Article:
I thought I’d take the time to share my implementation of the Snowspeeder movement in Hoth Strike.
If you’ve played the prototypes of this game you’ll notice that the speeder is restricted to vertical movement. It sits static in the centre of the playfield and everything else moves around it. All sprites in the game have a speed attribute, including the speeder, but it simply ignores it. The player’s control of the speeder directly affects the ground speed (nGroundSpeed). Consequently all sprites react accordingly to the speed of the ground.
The AT-ATs walk at ground speed. Anything other than this would just look awful since the sprites would appear to “slide”. I hate that. The Probes use their speed attribute but it’s generally set to about 2 or 3 pixels. The explosions move North (0) only but like the Probe and AT-AT are directly affected by the ground speed. In short, when the player moves East (2) or West (6) across the terrain the ground speed increases and this is incremented to the other sprite’s x attribute. It’s quite simple to control.
But how do the player ship’s controls work ?
The firing of keyboard events is key.
onkeydown is used to trigger player input and onkeyup is used to cancel any player input.
If the left or right arrow key are pressed and the onkeydown event is fired I consider increasing the ground speed and moving everything in the appropriate direction. But there’s one catch ! The speeder might be moving at full pelt in the opposite direction. What I didn’t want was to snap the speeder to the other direction. It leads to an awful emotional response in the player and to be honest is quite a cheap trick. What I wanted was Defender‘s smooth sliding. To achieve this I set an attribute on the player sprite – object.slowingdown.
So when the keyboard fires an event to move the speeder East or West I now check to see whether the speeder is in the process of slowing down. If it is I ignore the keyboard input. The impact on the player is minimal since the slowdown process is fast. In fact slowing down the landscape happens quite rapidly. I literally decrease the nGroundSpeed value by 6 pixels a time. I didn’t want the speeder sliding for miles before the player turned around.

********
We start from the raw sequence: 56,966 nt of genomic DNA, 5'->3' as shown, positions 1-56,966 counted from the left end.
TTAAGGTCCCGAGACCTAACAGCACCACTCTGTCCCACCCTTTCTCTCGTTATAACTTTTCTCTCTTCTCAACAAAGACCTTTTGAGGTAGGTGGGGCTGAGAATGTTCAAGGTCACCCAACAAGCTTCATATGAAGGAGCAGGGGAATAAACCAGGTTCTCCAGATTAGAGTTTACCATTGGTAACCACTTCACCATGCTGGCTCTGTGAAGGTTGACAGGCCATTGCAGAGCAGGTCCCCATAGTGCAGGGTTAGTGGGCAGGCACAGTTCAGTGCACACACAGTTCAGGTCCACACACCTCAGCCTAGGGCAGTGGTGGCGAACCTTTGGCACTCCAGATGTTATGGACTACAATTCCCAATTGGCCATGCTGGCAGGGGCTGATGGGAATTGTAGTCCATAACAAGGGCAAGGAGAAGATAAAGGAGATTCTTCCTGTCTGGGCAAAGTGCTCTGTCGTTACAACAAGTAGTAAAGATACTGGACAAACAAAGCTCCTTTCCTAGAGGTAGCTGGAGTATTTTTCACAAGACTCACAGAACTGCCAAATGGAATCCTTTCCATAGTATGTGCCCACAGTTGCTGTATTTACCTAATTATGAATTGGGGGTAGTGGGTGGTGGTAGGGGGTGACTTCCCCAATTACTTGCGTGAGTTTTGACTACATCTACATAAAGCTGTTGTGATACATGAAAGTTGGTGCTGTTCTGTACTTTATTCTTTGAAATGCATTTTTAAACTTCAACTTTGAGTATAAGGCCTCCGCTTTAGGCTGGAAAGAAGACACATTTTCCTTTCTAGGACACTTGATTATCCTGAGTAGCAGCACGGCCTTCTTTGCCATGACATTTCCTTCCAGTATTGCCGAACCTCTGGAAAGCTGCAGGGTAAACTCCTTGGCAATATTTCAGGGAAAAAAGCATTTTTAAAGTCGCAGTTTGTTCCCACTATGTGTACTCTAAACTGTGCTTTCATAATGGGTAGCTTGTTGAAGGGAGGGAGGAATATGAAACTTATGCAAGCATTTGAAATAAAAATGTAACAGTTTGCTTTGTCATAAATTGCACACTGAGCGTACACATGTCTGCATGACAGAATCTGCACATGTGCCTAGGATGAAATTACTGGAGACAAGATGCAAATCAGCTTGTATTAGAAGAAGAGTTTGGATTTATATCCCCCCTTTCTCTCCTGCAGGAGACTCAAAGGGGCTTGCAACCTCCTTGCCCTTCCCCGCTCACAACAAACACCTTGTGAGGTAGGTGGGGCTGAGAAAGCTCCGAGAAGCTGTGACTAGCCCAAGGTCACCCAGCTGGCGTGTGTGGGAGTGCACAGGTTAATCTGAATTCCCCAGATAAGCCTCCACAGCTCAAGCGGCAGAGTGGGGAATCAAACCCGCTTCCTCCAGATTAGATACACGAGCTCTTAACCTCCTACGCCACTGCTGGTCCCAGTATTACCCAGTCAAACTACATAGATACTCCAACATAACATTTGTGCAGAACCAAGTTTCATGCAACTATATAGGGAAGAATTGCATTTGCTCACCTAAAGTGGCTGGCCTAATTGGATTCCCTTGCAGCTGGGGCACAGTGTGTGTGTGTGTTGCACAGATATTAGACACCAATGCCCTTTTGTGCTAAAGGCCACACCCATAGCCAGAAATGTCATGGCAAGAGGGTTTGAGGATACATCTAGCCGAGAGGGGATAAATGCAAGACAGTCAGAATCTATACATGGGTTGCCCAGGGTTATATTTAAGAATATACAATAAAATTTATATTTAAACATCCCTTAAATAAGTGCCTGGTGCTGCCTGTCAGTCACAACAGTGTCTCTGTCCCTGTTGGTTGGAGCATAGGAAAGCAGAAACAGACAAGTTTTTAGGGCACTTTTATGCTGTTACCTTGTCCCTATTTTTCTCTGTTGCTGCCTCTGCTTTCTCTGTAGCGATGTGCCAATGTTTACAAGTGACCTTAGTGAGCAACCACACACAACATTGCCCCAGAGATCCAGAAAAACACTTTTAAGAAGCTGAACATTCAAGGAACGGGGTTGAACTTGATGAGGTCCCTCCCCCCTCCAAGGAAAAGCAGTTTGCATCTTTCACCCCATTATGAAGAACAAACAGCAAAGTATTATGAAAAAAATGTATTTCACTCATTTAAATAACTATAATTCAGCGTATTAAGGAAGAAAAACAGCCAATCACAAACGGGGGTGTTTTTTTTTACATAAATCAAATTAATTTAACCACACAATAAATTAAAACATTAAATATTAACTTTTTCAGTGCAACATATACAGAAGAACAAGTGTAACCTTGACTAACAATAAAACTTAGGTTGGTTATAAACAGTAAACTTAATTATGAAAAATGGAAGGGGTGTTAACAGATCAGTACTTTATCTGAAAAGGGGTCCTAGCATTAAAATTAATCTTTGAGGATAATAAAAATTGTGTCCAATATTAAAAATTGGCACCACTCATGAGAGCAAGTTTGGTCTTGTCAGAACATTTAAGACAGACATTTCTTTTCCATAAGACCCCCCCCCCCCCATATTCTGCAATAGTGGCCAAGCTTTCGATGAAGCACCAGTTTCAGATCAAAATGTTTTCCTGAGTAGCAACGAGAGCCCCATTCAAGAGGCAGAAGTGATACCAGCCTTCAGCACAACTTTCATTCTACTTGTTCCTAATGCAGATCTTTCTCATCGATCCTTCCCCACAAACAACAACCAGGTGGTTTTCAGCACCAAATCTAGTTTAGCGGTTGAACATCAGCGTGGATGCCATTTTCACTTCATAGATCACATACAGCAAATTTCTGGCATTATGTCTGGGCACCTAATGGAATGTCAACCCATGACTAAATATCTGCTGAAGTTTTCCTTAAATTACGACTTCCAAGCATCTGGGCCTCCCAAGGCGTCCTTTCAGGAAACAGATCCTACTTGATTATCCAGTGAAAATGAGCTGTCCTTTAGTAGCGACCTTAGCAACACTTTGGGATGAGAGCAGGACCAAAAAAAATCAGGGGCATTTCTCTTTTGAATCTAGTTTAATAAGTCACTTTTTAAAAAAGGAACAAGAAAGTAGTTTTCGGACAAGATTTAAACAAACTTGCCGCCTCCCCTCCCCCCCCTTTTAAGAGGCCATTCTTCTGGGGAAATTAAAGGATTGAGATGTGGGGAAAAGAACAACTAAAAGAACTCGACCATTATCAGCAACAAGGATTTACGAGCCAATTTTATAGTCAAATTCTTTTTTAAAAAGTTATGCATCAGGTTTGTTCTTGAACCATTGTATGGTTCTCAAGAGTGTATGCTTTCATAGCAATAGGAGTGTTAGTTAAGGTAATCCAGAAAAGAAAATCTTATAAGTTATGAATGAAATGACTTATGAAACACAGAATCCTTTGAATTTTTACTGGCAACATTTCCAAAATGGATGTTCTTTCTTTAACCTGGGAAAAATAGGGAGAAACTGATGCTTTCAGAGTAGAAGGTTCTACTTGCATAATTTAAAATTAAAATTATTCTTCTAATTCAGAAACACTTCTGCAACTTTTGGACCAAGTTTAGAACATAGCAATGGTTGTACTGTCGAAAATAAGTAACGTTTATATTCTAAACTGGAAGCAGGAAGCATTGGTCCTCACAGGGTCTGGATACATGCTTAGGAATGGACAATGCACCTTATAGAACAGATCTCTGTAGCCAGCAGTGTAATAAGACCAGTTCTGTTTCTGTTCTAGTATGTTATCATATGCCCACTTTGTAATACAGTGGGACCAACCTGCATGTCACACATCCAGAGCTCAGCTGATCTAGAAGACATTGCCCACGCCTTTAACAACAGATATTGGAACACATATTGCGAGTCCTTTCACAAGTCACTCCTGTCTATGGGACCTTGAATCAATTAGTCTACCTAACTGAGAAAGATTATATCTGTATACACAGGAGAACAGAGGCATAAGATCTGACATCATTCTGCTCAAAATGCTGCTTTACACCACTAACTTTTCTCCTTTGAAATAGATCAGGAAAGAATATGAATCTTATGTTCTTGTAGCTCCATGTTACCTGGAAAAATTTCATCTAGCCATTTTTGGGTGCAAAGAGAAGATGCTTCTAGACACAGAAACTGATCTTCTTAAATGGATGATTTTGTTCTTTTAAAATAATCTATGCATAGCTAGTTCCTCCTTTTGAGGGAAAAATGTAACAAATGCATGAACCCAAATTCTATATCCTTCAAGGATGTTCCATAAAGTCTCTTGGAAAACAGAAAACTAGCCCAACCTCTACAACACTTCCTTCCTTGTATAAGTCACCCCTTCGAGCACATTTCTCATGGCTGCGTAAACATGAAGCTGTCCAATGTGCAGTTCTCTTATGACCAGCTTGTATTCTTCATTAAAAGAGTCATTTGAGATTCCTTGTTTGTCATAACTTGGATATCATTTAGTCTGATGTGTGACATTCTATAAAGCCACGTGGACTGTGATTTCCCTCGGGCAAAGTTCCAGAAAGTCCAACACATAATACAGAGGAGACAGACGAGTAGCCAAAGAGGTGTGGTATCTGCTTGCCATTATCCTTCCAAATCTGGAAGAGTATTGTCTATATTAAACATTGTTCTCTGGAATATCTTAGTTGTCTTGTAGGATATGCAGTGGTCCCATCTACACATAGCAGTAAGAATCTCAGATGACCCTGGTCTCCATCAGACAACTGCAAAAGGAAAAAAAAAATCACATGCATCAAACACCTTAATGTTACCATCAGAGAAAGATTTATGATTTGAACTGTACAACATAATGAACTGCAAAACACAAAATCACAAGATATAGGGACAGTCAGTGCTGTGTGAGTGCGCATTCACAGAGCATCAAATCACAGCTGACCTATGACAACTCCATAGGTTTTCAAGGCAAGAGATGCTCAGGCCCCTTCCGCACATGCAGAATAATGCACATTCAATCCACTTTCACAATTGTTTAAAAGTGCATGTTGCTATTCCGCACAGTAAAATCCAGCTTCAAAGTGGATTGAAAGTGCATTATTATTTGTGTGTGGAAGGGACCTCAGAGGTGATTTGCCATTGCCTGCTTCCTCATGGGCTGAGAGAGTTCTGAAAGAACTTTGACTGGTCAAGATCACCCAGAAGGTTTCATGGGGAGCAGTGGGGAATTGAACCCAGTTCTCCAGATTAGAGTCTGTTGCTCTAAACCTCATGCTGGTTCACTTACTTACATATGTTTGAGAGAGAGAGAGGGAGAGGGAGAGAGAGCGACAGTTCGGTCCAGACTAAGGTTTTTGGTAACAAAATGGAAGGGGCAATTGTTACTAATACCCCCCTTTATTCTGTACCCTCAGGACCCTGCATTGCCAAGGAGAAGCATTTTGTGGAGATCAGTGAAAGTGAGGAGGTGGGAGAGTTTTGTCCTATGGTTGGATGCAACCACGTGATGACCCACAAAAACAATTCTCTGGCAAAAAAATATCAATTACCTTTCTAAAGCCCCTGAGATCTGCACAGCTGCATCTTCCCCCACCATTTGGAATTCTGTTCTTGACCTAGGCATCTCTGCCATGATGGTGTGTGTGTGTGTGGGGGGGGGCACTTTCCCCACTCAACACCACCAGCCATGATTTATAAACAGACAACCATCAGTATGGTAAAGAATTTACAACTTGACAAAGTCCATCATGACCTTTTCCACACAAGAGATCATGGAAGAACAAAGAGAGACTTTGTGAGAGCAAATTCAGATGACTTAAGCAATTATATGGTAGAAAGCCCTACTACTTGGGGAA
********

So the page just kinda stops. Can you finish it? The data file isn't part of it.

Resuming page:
In the game loop I watch for the slowingdown attribute and wait for the ground speed to reach just 1 pixel. Then I open up the controls to the player again. In the mean time I have registered the thrust attributes object.leftthrust / object.rightthrust accordingly.
The game loop flags the end of the slow down and instantly looks for the thrust attributes. If it finds them the speeder is instantly accelerating in the opposite direction.
One final thing to consider is the player opting not to thrust during the slow down. To cover this I set a object.cancelleftthrust / object.cancelrightthrust value so that the thrust code in the main game loop could override the thrust values if necessary when the onkeyup event fires.
I have played with the values quite a bit and in some cases the speeder slides beautifully for about 2 or 3 playfields. As enjoyable as this was from a spectator’s perspective it was hellish for the player. So I did 2 things. I increased the brake power of the speeder and widened the playfield. (It was originally 640 px wide and is now 950px wide). The effect is that the player can thrash it left and right and quickly respond to a probe coming in to view. Very, very satisfying to descend on a group of probes and blast them all to hell !
The Empire Strikes Back’s early sequences had some incredible photography. As a kid I was blown away by the emergence of the AT-AT walkers. I remember thinking that the cinema screen must have been a mile wide such was the nature of the shot. The imperial walker’s were stunning set against the snowy vistas of Hoth. I wanted the same sensation when playing my own game. Hopefully I’ve achieved some of it !